An official birthday photograph was deemed “a good idea” but, as anyone who has tried to photograph cats will know, they’re not always very obliging models. Curiosity means they usually come straight towards the camera to check it out. And so it was for much of yesterday. Until this…

 

Cat

“Why are you pointing that thing at me?”

 

©Jan Edwards 2017

Good news at our finca in rural Mallorca

Animals can be perverse. You boast to a friend that your cat always does a certain thing: for example, you say its name and it flicks its tail; you say its name twice and it flicks its tail twice; that kind of thing. Of course, the fickle feline never obliges when you try to demonstrate this amazing feat to your friend.

So, perhaps you can guess what happened after I posted about our little cat Sweetie’s eight-day absence…. yes, she turned up last night.  Looking rather thin but otherwise apparently fine, she wriggled under our gates and came to greet her siblings, who sniffed around her as if trying to work out where she’d been (which was probably what they were doing…none of them told us). Beamer seemed particularly pleased to see her and immediately began to give her a jolly good wash.

And Sweetie was back, as she always had been before, for her breakfast this morning. She seems pleased to be back again and, thankfully, Pip has chosen to ignore her.

We’ll probably never know where she was, what she was up to, or why she didn’t come to our finca in Mallorca as usual. We’re all just pleased she’s back and unharmed.

The prodigal daughter gets a good clean-up from big brother Beamer

©Jan Edwards 2017

So long, Sweetie…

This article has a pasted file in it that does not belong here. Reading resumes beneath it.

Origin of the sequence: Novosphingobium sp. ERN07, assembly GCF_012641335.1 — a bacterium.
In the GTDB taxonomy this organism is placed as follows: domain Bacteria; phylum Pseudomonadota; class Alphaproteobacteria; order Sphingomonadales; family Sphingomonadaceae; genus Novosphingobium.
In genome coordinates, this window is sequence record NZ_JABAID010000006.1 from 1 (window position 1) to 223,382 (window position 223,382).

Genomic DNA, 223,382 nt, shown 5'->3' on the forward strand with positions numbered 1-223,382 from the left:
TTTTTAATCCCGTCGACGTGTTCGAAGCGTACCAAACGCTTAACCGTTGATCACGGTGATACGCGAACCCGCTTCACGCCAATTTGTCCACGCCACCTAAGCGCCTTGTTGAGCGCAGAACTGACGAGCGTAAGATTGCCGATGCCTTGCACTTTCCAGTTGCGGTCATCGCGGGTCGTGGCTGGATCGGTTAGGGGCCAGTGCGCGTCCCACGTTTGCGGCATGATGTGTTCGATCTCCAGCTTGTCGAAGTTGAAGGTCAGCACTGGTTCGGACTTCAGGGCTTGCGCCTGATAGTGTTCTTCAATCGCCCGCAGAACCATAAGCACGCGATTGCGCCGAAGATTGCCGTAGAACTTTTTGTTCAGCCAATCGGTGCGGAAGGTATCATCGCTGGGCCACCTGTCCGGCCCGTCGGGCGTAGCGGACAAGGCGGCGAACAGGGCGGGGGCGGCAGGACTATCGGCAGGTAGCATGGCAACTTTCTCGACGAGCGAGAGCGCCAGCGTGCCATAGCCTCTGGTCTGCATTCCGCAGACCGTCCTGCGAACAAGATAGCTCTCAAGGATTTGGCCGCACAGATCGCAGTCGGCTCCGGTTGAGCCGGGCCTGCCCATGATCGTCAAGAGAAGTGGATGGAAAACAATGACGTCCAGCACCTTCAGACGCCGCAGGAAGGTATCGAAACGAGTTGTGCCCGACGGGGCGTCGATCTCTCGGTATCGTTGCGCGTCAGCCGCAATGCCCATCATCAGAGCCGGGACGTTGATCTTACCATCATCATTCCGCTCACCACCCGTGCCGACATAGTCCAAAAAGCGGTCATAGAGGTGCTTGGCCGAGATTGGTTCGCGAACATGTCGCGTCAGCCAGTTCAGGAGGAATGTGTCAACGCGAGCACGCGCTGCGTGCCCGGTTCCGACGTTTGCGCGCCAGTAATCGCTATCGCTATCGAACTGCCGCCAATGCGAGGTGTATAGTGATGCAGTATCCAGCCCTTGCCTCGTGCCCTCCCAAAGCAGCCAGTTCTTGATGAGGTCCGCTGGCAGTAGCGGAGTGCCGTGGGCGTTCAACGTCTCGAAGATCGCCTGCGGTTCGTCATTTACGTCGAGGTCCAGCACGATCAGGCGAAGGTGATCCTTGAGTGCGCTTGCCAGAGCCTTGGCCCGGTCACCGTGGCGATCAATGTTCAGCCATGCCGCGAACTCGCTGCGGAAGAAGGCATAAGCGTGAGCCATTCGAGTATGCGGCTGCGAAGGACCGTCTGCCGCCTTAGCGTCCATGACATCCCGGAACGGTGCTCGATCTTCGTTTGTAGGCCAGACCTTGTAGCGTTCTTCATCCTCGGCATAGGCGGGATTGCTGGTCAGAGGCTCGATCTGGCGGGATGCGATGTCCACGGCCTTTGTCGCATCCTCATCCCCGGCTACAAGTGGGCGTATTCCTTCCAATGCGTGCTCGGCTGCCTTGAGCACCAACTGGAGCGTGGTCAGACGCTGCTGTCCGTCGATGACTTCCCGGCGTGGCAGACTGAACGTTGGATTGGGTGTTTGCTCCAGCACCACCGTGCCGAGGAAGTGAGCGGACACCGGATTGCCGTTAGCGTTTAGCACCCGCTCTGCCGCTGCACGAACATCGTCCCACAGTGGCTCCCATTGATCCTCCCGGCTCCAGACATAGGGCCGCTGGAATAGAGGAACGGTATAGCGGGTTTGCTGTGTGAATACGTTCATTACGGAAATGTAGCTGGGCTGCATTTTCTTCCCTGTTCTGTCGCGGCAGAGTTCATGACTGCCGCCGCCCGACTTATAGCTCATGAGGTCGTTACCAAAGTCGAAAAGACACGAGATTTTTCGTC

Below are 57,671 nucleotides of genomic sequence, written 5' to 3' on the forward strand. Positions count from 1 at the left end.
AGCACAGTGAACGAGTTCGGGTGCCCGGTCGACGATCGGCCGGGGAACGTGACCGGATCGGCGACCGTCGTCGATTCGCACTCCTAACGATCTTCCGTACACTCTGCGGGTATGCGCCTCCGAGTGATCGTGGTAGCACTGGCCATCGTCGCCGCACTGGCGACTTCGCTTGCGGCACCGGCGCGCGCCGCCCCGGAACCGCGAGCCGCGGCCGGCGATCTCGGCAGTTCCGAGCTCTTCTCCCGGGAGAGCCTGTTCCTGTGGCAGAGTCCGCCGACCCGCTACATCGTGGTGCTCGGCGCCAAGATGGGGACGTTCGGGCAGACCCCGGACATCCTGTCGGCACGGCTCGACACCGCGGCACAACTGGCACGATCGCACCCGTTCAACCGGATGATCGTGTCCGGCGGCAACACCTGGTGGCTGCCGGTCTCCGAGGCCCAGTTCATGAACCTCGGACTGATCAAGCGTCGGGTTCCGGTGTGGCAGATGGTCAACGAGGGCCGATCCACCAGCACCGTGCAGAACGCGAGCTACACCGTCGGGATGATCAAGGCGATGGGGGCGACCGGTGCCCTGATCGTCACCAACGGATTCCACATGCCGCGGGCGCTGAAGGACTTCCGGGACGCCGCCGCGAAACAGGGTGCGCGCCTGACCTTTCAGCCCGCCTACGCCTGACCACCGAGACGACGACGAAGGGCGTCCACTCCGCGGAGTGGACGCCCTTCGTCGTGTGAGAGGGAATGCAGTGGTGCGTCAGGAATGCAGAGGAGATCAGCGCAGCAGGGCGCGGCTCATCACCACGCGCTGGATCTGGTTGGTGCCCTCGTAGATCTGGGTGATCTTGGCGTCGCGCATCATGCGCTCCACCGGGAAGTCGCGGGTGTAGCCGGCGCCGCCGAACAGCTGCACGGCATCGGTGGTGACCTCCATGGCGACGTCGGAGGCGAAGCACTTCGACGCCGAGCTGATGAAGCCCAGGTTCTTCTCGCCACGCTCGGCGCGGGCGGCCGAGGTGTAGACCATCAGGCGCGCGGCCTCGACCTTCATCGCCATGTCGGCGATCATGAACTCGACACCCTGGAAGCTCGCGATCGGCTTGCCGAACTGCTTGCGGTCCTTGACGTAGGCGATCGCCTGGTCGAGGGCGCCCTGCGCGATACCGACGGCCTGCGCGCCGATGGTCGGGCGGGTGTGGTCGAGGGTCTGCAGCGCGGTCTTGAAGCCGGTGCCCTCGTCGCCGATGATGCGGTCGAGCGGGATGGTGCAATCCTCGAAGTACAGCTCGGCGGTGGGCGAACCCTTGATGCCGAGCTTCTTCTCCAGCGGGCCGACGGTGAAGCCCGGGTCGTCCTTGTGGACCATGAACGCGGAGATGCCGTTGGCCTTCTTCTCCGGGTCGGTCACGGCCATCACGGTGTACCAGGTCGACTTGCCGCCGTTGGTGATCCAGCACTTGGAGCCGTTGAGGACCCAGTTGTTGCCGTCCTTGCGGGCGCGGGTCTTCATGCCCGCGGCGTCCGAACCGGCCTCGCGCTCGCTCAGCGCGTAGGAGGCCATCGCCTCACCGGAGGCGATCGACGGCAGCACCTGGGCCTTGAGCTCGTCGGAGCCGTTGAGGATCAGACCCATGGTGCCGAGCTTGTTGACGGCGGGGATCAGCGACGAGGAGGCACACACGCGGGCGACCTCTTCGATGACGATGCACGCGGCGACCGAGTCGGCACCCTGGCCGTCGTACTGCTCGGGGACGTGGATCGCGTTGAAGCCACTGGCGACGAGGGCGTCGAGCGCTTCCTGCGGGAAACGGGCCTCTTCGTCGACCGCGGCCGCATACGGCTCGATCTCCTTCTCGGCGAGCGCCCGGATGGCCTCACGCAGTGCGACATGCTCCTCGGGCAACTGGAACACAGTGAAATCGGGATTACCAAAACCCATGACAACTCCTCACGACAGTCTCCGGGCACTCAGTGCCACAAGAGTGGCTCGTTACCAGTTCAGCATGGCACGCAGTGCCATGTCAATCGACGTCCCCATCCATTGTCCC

When we took on the responsibility of caring for the feral cats that were born on our finca in rural Mallorca (in two litters to the same mum), we knew that some of them would one day no longer be with us – for whatever reason. We lost Brownie, as a very young kitten, when she jumped out of an old almond tree in the lane straight into the path of one of our neighbours as she drove home. Poor Maria – an animal lover herself – was unable to stop her car in time, despite driving relatively slowly. Brownie is buried at the bottom of our field, just a metre or two away from the very spot where she was born.

Quite some time later, Bear – a lovely black cat (born in the same litter as Beamer and Dusty, still with us, and poor little Brownie) – disappeared. Although we hadn’t been able to pick him up for a cuddle, he did enjoy a fuss and seemed perfectly happy around the finca but, one day, he didn’t come as usual for his breakfast or dinner. We never saw him again and were unable to find out what had happened to him. We like to think that he decided to strike out on his own and be independent, preferring this to the possible alternative fates.